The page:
• Takes Stains Well: If you’re one of those homeowners who aren’t big fans of the natural hue of hickory– the good news is, this material takes stains and finishes rather well. You can keep the gorgeous grain in whatever hue you prefer (depending on your home’s aesthetic).
  • Harder Than Oak Flooring: Are you looking for scratch-resistant floors? Hickory wood is a great option to consider, with an 1820 score on the Janka scale. It's around 30% stronger than the standard white oak floors.
  • Requires Little Maintenance: Even though hickory floors are notably durable and rugged, you'll discover that it requires little to almost no maintenance on your end. That is if you follow proper upkeep for your hickory wood floors.
  • Highly durable: You have plenty of options to consider in choosing between different hardwood floor types (oak, maple, and pine). However, hickory is one contender you shouldn't underestimate. Domestic hickory trees grown in the USA are notably one of the most rigid and most durable surfaces available in the market today. It's also less prone to most types of damage, making it ideal for use in high-traffic living spaces such as living rooms and kitchens.
  • Increases Your Home Value: You'll find that hickory floors will cost you more than oak flooring. However, this high upfront cost will also increase the resale value of your property than other typical wood floorings (so it’s best to think of it as a long-term investment). Note: While the unique look of hickory floors only appeals to a specific audience, this means you will need to find buyers to make a sale.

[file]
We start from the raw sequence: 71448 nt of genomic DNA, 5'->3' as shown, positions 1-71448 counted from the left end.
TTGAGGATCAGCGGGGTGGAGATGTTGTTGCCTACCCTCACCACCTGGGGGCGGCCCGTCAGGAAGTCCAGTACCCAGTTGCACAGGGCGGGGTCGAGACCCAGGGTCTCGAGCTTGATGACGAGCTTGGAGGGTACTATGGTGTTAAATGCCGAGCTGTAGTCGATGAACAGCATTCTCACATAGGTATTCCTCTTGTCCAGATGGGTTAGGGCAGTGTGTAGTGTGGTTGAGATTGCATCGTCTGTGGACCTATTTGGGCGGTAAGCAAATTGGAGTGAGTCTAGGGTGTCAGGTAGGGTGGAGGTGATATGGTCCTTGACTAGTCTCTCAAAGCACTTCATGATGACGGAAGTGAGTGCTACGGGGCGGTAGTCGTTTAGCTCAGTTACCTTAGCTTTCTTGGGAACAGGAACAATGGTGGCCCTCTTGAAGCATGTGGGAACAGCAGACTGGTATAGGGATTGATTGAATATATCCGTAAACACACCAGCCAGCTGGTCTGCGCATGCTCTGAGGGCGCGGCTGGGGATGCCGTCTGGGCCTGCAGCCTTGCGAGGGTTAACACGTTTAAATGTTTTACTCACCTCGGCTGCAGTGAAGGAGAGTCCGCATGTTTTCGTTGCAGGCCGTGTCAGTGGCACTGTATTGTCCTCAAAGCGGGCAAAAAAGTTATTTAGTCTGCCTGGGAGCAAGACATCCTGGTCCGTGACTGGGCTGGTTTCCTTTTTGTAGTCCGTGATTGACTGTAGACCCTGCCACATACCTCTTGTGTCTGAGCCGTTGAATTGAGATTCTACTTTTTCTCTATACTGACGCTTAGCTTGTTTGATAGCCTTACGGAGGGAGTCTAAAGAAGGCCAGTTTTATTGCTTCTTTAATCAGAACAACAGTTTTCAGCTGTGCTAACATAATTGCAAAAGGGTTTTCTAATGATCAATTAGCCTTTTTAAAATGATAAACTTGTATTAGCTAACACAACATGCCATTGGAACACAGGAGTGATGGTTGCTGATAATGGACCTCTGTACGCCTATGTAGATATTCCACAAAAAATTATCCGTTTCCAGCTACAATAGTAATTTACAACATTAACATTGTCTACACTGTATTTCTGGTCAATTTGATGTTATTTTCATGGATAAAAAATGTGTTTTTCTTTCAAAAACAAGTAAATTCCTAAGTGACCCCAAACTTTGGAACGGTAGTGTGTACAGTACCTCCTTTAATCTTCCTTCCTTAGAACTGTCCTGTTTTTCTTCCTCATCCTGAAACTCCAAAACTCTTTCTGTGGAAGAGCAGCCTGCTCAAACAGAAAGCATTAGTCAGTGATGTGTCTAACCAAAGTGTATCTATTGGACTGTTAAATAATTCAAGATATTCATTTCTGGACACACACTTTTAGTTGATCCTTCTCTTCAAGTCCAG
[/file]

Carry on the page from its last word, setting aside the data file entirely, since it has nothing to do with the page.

• More expensive than oak: As previously mentioned, hickory floors are cheaper than other exotic wooden flooring materials like mahogany. However, if you compare it to the likes of oak floors, it might still be quite expensive. You can buy solid hickory floors for $4 per sq/ft on average. This is a dollar more than standard solid oak material. If you're planning to change a room's entire flooring to hickory floors– it may cost you about $100 to $200 more.
  • Not so Eco-Friendly: Several hickory species are borderline endangered. If you want to stick with environmentally-friendly floors, you may want to consider other options such as hemp flooring.
  • Grain Pattern can be Visually Unappealing to Some: Unfortunately, some people aren't fond of hickory's unique grain pattern. It would be pretty challenging for you to find a prospective buyer should you plan to place your property on the market at some point.

Are Hickory Floors the Right Choice for My Home?

Before anything else, it's best to consult a local flooring expert to double-check the areas of your home in which hickory hardwood flooring can be ideally installed.

  • It's not ideal to use in a bathroom
  • It can be a so-so flooring material for a sunroom
  • But it's best suitable for living room and bedroom floors

If you’re a big fan of the rustic appearance and grain patterns of natural hickory– consider it an excellent flooring material for your next project!

Just keep in mind how it may cost you a bit more than other standard flooring choices. If your heart is not 100% into it, there are plenty of other flooring types to consider. (Related: EVP Flooring For Your Home: Pros, Cons & Costs)

Kenneth Wilson
January 4, 2022
Cost Guides, Flooring

Kenneth Wilson

Retired contractor. Currently residing in Southwest Florida. Now in semi-retirement, I write and manage this blog focused on helping home owners make savvy decisions when it comes to finding contractors and getting their projects done. I also operate remodeling design service for homeowners.